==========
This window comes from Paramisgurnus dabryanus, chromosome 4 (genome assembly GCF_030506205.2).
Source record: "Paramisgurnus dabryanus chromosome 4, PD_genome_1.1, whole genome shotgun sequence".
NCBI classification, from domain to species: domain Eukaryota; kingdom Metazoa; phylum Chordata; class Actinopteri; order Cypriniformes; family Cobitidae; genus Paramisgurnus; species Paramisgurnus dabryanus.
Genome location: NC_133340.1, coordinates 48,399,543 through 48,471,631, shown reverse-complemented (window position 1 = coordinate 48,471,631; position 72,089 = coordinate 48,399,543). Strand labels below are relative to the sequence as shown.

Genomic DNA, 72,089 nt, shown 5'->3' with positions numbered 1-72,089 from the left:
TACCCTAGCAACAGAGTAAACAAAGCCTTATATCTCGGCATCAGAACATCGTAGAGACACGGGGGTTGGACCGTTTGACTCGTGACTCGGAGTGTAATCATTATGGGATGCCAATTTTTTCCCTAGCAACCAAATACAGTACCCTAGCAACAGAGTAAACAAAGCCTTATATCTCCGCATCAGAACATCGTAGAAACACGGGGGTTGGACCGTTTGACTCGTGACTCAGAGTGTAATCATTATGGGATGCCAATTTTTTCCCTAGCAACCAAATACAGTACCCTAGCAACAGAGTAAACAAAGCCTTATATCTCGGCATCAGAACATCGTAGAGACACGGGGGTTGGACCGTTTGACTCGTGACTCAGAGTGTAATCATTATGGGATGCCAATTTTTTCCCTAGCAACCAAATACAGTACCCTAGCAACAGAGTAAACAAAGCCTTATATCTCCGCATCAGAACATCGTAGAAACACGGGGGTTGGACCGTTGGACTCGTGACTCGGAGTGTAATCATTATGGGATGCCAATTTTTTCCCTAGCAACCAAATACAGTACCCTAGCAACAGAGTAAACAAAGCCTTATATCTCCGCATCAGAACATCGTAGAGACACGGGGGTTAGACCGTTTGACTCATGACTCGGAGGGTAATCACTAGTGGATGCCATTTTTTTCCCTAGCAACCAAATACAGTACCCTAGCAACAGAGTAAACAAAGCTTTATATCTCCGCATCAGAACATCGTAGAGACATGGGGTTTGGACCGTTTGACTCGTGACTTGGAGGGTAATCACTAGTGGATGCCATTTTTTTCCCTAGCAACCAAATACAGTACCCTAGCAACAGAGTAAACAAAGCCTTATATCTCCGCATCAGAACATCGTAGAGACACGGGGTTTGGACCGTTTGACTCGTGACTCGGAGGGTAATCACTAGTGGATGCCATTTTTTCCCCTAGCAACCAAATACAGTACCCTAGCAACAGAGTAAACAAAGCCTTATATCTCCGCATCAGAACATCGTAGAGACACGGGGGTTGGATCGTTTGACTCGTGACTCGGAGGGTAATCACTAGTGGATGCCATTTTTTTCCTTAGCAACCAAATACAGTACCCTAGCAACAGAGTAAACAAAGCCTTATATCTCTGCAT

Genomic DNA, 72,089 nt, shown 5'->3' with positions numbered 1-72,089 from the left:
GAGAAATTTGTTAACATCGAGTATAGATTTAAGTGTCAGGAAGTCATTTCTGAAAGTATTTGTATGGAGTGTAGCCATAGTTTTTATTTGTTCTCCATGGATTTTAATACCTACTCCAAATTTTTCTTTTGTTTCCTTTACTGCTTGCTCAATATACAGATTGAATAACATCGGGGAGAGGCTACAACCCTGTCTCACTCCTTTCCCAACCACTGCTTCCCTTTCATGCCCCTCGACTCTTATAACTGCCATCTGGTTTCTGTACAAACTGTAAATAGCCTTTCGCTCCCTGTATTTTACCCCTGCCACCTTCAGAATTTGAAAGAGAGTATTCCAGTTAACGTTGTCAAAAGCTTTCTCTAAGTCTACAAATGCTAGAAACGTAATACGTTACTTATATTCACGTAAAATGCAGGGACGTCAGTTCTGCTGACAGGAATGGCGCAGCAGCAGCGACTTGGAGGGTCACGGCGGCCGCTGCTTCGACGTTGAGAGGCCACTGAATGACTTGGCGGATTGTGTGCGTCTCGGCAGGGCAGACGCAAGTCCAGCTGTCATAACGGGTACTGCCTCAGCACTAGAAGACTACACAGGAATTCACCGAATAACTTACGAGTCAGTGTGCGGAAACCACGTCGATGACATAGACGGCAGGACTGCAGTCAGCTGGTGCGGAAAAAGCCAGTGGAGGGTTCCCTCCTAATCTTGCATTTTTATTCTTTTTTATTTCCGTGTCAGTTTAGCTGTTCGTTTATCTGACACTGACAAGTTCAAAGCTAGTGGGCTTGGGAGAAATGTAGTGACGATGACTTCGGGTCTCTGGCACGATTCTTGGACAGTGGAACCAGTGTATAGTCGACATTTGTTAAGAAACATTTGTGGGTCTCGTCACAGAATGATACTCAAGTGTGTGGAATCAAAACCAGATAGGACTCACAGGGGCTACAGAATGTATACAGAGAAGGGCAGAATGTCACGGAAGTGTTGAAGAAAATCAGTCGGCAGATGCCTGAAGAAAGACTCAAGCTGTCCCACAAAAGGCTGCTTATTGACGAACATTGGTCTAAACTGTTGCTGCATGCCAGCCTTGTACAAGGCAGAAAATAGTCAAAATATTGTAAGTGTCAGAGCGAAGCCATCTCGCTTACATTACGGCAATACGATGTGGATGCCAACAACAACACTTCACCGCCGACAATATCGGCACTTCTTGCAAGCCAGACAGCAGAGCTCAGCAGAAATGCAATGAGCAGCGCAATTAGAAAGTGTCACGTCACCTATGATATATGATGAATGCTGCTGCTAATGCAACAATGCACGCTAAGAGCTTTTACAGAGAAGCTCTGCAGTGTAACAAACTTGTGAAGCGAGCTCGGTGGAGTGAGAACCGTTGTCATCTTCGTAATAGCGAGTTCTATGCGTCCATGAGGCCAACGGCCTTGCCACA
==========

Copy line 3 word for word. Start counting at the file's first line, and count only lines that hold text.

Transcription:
NCBI classification, from domain to species: domain Eukaryota; kingdom Metazoa; phylum Chordata; class Actinopteri; order Cypriniformes; family Cobitidae; genus Paramisgurnus; species Paramisgurnus dabryanus.